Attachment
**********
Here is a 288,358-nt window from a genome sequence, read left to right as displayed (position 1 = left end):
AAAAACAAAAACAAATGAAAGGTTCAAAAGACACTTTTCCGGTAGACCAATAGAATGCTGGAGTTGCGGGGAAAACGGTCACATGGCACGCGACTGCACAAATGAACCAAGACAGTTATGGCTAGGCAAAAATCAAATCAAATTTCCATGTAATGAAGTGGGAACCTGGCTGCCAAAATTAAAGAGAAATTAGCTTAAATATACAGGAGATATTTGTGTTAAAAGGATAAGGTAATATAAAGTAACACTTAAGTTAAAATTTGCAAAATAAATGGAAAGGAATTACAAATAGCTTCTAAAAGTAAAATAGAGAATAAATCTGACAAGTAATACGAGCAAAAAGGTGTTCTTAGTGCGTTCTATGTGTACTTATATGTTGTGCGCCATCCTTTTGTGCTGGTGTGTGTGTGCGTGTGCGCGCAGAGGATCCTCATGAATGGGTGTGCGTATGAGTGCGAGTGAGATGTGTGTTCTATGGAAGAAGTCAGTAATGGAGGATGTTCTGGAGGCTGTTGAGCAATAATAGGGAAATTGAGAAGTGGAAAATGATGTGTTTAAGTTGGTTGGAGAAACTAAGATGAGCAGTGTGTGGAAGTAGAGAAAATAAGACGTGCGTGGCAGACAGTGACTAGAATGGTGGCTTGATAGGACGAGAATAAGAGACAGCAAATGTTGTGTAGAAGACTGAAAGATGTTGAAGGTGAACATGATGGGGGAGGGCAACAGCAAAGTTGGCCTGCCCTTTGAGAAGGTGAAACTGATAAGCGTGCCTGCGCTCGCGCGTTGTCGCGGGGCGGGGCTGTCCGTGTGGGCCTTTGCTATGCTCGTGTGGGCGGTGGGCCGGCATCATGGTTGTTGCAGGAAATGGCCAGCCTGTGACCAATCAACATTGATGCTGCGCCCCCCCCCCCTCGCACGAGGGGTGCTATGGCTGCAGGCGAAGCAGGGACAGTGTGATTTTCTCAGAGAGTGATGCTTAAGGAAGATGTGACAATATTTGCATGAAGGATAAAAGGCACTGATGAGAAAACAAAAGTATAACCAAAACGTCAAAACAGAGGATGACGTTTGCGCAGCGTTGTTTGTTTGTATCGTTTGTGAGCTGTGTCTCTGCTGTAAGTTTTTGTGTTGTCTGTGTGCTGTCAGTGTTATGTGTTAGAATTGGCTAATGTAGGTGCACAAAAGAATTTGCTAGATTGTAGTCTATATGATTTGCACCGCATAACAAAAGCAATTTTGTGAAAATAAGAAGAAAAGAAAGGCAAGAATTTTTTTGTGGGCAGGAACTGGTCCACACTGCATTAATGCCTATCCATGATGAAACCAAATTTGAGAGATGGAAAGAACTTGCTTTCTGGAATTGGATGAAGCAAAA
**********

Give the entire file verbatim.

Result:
Here is a 288,358-nt window from a genome sequence, read left to right as displayed (position 1 = left end):
AAAAACAAAAACAAATGAAAGGTTCAAAAGACACTTTTCCGGTAGACCAATAGAATGCTGGAGTTGCGGGGAAAACGGTCACATGGCACGCGACTGCACAAATGAACCAAGACAGTTATGGCTAGGCAAAAATCAAATCAAATTTCCATGTAATGAAGTGGGAACCTGGCTGCCAAAATTAAAGAGAAATTAGCTTAAATATACAGGAGATATTTGTGTTAAAAGGATAAGGTAATATAAAGTAACACTTAAGTTAAAATTTGCAAAATAAATGGAAAGGAATTACAAATAGCTTCTAAAAGTAAAATAGAGAATAAATCTGACAAGTAATACGAGCAAAAAGGTGTTCTTAGTGCGTTCTATGTGTACTTATATGTTGTGCGCCATCCTTTTGTGCTGGTGTGTGTGTGCGTGTGCGCGCAGAGGATCCTCATGAATGGGTGTGCGTATGAGTGCGAGTGAGATGTGTGTTCTATGGAAGAAGTCAGTAATGGAGGATGTTCTGGAGGCTGTTGAGCAATAATAGGGAAATTGAGAAGTGGAAAATGATGTGTTTAAGTTGGTTGGAGAAACTAAGATGAGCAGTGTGTGGAAGTAGAGAAAATAAGACGTGCGTGGCAGACAGTGACTAGAATGGTGGCTTGATAGGACGAGAATAAGAGACAGCAAATGTTGTGTAGAAGACTGAAAGATGTTGAAGGTGAACATGATGGGGGAGGGCAACAGCAAAGTTGGCCTGCCCTTTGAGAAGGTGAAACTGATAAGCGTGCCTGCGCTCGCGCGTTGTCGCGGGGCGGGGCTGTCCGTGTGGGCCTTTGCTATGCTCGTGTGGGCGGTGGGCCGGCATCATGGTTGTTGCAGGAAATGGCCAGCCTGTGACCAATCAACATTGATGCTGCGCCCCCCCCCCCTCGCACGAGGGGTGCTATGGCTGCAGGCGAAGCAGGGACAGTGTGATTTTCTCAGAGAGTGATGCTTAAGGAAGATGTGACAATATTTGCATGAAGGATAAAAGGCACTGATGAGAAAACAAAAGTATAACCAAAACGTCAAAACAGAGGATGACGTTTGCGCAGCGTTGTTTGTTTGTATCGTTTGTGAGCTGTGTCTCTGCTGTAAGTTTTTGTGTTGTCTGTGTGCTGTCAGTGTTATGTGTTAGAATTGGCTAATGTAGGTGCACAAAAGAATTTGCTAGATTGTAGTCTATATGATTTGCACCGCATAACAAAAGCAATTTTGTGAAAATAAGAAGAAAAGAAAGGCAAGAATTTTTTTGTGGGCAGGAACTGGTCCACACTGCATTAATGCCTATCCATGATGAAACCAAATTTGAGAGATGGAAAGAACTTGCTTTCTGGAATTGGATGAAGCAAAA